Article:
Type 2 ruptures: Some surgeons prefer to operate ASAP and others prefer to wait for consolidation of the scar tissue and then reef the muscle-tendon junction with a special high strength suture material that encourages healing.
(you cannot repair muscle directly, therefore it is said that it is better if the surgeon waits for some fibrous tissue at either side of the tear). A very chronic tear can be very difficult to repair. One surgeon told this website that it can be done and he says that he uses a suturing technique the same as with a hernia repair. 

Type 3 ruptures: extremely rare and almost impossible to repair, but
one surgeon told us it can be tried by reinforcing it with an achilles tendon allograft. Most surgeons do not advise to operate these kind of injuries.

Type 4 ruptures: extremely rare and not possible to repair.
Their is only muscle and no tendon at the sternum. Also an operation would leave a big and striking scar in your breast area.

 It is evident that it is highly likely that all patients will benefit greatly from a repair on all chronic and acute type 1 ruptures. Patients who have partial tears, especially type 2 or type 3 tears, or elderly and low-demand patients, might not benefit from an operation. This is a point of discussion if operation will be useful or not. Some surgeons recommend surgery for most type 2 ruptures even after after a delayed time. Most surgeons do not advise to operate on type 3 ruptures; partial tears of the muscle belly are usually not recommended for surgery especially not if the injury date is more then a year ago. The reason why type 2 and 3 tears are often not recommended for surgery is that the recovery can be very fragile. To suture muscle to muscle or muscle to tendon is like suturing two pieces of beef together. Therefore recovery will be very prone to re-tearing because when the muscle is (accidently) flexed/tensed then the sutures will pop very easily. With type 2 and 3 ruptures the suture technique and suture used by the surgeon are extremely important. The mean load and strain that the sutured muscle can endure can differ by suture technique. This study for example has shown that the better method of repair for suturing muscle is the use of combination stitches. It will be out of the scope of this site to study all suture techniques, so please ask your surgeon to study this. One surgeon recommends using Orthocord sutures above other sutures: different types of sutures.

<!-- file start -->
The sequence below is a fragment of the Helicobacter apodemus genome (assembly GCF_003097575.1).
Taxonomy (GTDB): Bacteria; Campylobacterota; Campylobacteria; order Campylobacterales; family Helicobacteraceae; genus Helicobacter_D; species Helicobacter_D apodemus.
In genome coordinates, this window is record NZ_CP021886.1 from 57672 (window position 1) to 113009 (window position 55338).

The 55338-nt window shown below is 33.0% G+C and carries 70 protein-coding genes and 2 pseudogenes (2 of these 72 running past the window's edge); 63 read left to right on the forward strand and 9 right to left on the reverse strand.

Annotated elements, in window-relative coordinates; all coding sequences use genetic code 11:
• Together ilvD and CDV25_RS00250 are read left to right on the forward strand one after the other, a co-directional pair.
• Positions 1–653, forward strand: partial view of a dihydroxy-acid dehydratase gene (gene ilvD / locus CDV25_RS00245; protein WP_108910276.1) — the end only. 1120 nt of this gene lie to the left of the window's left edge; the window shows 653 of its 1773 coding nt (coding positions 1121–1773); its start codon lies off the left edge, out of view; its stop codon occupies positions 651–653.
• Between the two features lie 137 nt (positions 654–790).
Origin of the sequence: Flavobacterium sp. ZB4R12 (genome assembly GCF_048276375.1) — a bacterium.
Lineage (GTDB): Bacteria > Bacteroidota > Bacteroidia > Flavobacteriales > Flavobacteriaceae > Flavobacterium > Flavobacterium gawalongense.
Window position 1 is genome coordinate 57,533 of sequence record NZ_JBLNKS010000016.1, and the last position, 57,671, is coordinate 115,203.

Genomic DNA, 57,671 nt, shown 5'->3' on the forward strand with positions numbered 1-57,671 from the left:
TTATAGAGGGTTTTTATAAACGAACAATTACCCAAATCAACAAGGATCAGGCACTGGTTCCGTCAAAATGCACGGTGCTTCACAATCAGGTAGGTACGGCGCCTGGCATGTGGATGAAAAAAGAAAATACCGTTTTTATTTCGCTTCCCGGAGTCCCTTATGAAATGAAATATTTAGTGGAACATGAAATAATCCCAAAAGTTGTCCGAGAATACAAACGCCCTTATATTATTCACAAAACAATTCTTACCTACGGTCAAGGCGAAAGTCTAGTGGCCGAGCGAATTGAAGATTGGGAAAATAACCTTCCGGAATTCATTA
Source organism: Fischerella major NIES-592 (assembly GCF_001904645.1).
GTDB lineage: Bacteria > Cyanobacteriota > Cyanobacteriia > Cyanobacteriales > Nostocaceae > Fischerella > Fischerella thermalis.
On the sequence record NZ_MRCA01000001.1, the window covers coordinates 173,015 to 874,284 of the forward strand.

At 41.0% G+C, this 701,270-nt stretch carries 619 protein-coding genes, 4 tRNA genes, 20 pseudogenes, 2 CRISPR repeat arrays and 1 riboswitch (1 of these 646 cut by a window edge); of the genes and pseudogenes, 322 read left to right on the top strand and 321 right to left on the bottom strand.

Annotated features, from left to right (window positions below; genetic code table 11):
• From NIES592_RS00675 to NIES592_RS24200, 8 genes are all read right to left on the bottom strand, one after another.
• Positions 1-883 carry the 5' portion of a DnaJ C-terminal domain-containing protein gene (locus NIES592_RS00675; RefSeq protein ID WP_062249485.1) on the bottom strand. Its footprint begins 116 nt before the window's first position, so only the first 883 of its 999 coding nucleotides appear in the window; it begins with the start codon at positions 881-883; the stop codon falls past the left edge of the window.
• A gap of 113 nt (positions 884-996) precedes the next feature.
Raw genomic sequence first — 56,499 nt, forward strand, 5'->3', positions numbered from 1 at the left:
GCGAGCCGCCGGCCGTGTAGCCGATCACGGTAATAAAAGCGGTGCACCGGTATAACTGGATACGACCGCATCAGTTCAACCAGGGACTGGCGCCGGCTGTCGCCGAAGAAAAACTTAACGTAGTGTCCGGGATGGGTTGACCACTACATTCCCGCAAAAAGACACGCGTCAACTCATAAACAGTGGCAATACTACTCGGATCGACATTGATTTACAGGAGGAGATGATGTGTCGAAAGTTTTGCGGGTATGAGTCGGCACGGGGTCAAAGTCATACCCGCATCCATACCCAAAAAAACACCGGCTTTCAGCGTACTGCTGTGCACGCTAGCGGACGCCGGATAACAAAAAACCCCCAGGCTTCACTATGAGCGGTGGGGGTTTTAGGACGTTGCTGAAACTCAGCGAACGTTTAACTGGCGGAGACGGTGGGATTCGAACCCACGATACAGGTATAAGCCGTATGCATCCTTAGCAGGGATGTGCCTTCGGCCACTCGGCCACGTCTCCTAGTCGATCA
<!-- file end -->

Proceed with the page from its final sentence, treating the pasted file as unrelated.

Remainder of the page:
For type 2 and type 3 tears there are alternate experimental options which are not scientifically proven to work.
- Option 1. If there is some muscle left on the tendon or in that area, you can locally try to enlarge/strengthen that muscle with IGF1-L3. This will take a lot of time and it is not sure that it will work fully. However, it will give improvement.

- Option 2: there is a clinic in Panama, which experiments with stem cells extracted from fat cells. Together with other fat cells they will try to restore the dent and make it visual better looking. This will be very fast results, but it is unsure if this works. Link:

This website does not recommend these alternative options!

How can I prevent pectoralis major injury?
Weight lifters should be instructed on proper bench press technique. The most important considerations are to limit the distance the bar is lowered, and to narrow the grip of the hands to the bar. Lowering the bar all the way to the chest, or widening the grip on the bar, increases the stress on the muscle and increases the chance of a pectoralis injury.